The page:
Dive or No Dive? Vote on Neymar, Young, Bale and Co. Here

Karl Matchett@@karlmatchettFeatured ColumnistNovember 12, 2013


The issue of diving has once again been prominent in football discussions around the globe of late, with a spate of high-profile names appearing to perhaps attempt to win penalties or big decisions by foul means rather than fair.

Manchester United's Ashley Young has come in for criticism after more than one offence, but he's hardly the only player who has been in the column inches for the same reason.

Here, we take a look at some of those who have been called out for diving this season—and you can have your say on whether the players involved have truly conned the referee, or attempted to, or if the whole discussion has gone too far and these were genuine fouls which deserved penalising.


Ashley Young: Volume 1

Let's start at the top.


United winger Young has come in for fierce criticism after a spate of dives, this season and previously (remember QPR last term?), with the earlier one this campaign coming against Crystal Palace.

His apparent kick into the defender's leg as he went to the ground was seemingly spotted by the referee, who awarded the United man a yellow card for his troubles. Later in the same game he won a penalty, despite then-Palace manager Ian Holloway feeling he dived for that one as well, and the offence taking place outside the penalty area.

But what about Young's first swan dive? Was the ref right to book him, or should he have had a penalty?


Ashley Young: Volume 2

Fast forward to a recent Champions League game, and Young is at it again.


This time Real Sociedad were on the end of his theatrics, with defender Markel Bergara, as per Mirror Football, calling Young a "cheat" and claiming he dived.

Young was awarded a penalty for this incident—but Robin van Persie failed to convert the spot kick.

It got worse for Bergara, though, as he was booked for the foul and therefore suspended for the next Champions League match.

Was the Spanish player right to criticise the United man? Or was the referee right to award the penalty?



Let's leave Young and the Premier League and head over to Spain, where Barcelona's Neymar gets plenty of flack.


The Brazilian forward won a penalty for his team in a recent Champions League game against AC Milan, only to receive oodles of criticism afterward for conning the referee into awarding the spot-kick.

Replays here seem to cut out a vital half-second of footage just at the start of the coming-together which might conclusively prove, one way or the other, whether there was enough to justify the Brazilian's ensuing tumble.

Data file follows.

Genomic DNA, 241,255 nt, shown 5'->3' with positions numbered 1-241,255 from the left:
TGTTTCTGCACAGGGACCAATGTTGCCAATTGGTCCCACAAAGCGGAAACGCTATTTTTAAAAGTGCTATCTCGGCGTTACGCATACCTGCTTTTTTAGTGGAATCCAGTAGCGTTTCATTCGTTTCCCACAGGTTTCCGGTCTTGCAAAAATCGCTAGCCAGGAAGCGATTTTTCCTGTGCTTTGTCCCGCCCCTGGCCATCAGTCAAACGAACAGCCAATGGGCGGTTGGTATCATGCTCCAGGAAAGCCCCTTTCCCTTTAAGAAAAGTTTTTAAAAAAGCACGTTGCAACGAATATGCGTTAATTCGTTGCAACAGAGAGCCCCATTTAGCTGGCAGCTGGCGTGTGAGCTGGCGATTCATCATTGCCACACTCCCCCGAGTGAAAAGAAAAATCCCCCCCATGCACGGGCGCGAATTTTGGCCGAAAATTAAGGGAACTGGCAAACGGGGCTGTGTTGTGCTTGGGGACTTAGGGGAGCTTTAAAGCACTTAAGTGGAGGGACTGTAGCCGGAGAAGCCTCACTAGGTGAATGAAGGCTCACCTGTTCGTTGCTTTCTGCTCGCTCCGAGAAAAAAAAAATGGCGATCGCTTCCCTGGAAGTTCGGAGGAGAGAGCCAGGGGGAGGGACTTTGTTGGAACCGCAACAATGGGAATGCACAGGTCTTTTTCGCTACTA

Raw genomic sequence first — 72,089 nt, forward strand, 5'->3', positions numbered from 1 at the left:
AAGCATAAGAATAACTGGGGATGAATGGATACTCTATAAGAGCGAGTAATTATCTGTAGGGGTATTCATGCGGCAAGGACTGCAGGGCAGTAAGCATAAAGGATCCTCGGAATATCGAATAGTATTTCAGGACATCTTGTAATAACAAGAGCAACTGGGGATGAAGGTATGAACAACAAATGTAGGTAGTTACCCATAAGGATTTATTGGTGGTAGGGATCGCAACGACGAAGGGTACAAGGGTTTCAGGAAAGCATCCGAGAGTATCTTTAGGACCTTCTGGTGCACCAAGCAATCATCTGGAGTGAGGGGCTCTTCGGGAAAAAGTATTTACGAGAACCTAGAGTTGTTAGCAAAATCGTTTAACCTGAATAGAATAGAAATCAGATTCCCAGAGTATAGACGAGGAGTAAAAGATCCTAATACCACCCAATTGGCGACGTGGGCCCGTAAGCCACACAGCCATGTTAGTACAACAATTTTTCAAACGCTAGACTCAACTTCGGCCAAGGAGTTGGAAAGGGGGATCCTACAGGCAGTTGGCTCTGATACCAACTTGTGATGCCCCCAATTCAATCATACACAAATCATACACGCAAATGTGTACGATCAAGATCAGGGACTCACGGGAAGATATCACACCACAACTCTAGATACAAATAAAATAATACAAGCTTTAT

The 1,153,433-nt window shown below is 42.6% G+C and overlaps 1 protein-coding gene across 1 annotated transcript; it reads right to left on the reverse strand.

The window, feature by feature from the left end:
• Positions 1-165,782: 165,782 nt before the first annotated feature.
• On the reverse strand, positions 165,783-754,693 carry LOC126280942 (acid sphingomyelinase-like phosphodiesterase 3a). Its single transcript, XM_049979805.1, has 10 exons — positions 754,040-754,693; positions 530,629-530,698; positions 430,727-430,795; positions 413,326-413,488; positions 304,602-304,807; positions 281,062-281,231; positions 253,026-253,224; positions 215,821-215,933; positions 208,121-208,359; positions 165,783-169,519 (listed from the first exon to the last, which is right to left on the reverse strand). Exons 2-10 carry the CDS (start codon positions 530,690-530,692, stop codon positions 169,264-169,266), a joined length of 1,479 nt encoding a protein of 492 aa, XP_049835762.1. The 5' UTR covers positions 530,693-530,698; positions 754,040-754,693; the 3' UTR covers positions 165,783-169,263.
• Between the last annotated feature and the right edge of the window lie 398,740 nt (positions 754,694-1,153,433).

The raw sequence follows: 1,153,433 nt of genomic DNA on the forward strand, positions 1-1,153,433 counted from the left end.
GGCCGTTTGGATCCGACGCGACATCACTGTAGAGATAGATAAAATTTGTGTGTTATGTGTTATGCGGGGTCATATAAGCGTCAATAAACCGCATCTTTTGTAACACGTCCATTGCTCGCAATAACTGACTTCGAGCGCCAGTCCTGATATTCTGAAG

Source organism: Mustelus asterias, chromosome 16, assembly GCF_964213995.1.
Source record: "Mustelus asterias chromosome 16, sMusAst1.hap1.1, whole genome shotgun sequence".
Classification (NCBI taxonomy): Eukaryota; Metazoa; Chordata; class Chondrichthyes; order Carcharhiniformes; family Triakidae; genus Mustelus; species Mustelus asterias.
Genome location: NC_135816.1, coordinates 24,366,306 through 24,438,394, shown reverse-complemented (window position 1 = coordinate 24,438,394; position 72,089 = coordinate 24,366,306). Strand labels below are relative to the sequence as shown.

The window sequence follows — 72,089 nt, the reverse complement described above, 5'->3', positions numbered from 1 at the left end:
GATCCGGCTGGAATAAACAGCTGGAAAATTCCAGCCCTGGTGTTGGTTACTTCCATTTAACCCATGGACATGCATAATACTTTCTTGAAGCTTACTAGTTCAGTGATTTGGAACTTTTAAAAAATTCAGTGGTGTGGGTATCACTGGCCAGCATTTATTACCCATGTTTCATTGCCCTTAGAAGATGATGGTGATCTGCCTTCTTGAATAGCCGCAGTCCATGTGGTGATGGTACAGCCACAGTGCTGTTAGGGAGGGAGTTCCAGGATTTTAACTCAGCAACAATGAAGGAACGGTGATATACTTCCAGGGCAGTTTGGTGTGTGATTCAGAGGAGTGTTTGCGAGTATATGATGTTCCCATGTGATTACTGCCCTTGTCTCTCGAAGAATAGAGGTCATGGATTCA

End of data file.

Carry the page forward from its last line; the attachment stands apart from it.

As it is, the penalty was given and Barcelona went on to win 3-1. But was the penalty the right way for Barca to open their account?



Back to England and the most recent contentious call.


Chelsea were seconds away from losing at home to West Brom, and so would have tumbled Jose Mourinho's record of not losing a home league game in charge of the Stamford Bridge club.

Four minutes into stoppage time, midfielder Ramires took a fall in the penalty area next to Baggies full-back Steven Reid—and the referee awarded a late, late penalty.

Eden Hazard calmly rolled home the penalty to salvage a point for Chelsea and keep Mourinho's record intact, but fans of West Brom—and Manchester United, Manchester City, Spurs, Arsenal and Liverpool, and WBA manager Steve Clarke—were incensed at what seemed to be a clear dive under no contact from Ramires.

But who was right? The referee's call of awarding the foul, or injured goalkeeper Ben Foster?


Gareth Bale: Volume 1

Now to La Liga, where the world's most expensive player, Gareth Bale, continues to forge a reputation for simulation.


The Welshman came under fire for a series of incidents last season and wasted no time in adding fuel to those flames after joining Real Madrid with this effort against Malaga.

As it was the last minute of the game and Real were already 1-0 up—Cristiano Ronaldo scored the ensuing penalty to double the victory margin—it wasn't a game-changing event, but Bale certainly drew the ire of the national media for his collapse.

What do you think, penalty or slip?


Gareth Bale: Volume 2

Moving on to the next chapter of the Bale Chronicles.


Here he is in action again, this time against Sevilla in the recent goal-fest which finished 7-3 to Madrid.

Bale scored two, set up another two—and left two defenders bewildered as he burst between them before hurling himself to the turf as he looked for a penalty. Nothing was given this time; no penalty, no booking for simulation.

Was it the right call from the referee to simply do nothing?


Arturo Vidal

We'll end with a pair of incidents from Italy, starting with Juventus' Arturo Vidal.


Erm, it's not entirely clear what we can say here to describe the scene...other than implore you to watch the image several times over.

Vidal essentially kicks the floor...then tries to blame the defender, who was a good metre away from him at the time.

Perhaps the Juve man genuinely thought Illarra's boot had gotten caught up with his own...or maybe he was just trying to spare his own blushes at making a pretty damn hilarious air-kick in a vital Champions League match.

Anyway, you decide. 


Juan Cuadrado

Finally, into a Serie A game now where Juan Cuadrado was sent off for two diving offences.

The Fiorentina man was booked on 54 minutes and then again in stoppage time at the end of the game, both occasions for perceived simulation according to the referee.

Fiorentina lost the game 2-1 to Napoli, so winning a penalty on either of those occasions could certainly have affected the outcome.

Cuadrado's team appealed the suspension but lost.

Should he have been sent off?


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